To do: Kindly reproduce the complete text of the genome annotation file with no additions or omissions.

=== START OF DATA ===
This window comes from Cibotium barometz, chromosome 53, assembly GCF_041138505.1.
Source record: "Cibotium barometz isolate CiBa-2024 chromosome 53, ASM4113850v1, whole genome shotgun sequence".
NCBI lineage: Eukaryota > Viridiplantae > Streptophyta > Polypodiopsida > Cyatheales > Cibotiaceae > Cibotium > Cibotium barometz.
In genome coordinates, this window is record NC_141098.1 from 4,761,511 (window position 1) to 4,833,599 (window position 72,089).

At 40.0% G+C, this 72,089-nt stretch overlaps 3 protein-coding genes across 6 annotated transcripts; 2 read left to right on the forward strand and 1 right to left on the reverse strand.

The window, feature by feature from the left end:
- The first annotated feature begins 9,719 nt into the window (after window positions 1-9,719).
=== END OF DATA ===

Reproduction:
This window comes from Cibotium barometz, chromosome 53, assembly GCF_041138505.1.
Source record: "Cibotium barometz isolate CiBa-2024 chromosome 53, ASM4113850v1, whole genome shotgun sequence".
NCBI lineage: Eukaryota > Viridiplantae > Streptophyta > Polypodiopsida > Cyatheales > Cibotiaceae > Cibotium > Cibotium barometz.
In genome coordinates, this window is record NC_141098.1 from 4,761,511 (window position 1) to 4,833,599 (window position 72,089).

At 40.0% G+C, this 72,089-nt stretch overlaps 3 protein-coding genes across 6 annotated transcripts; 2 read left to right on the forward strand and 1 right to left on the reverse strand.

The window, feature by feature from the left end:
- The first annotated feature begins 9,719 nt into the window (after window positions 1-9,719).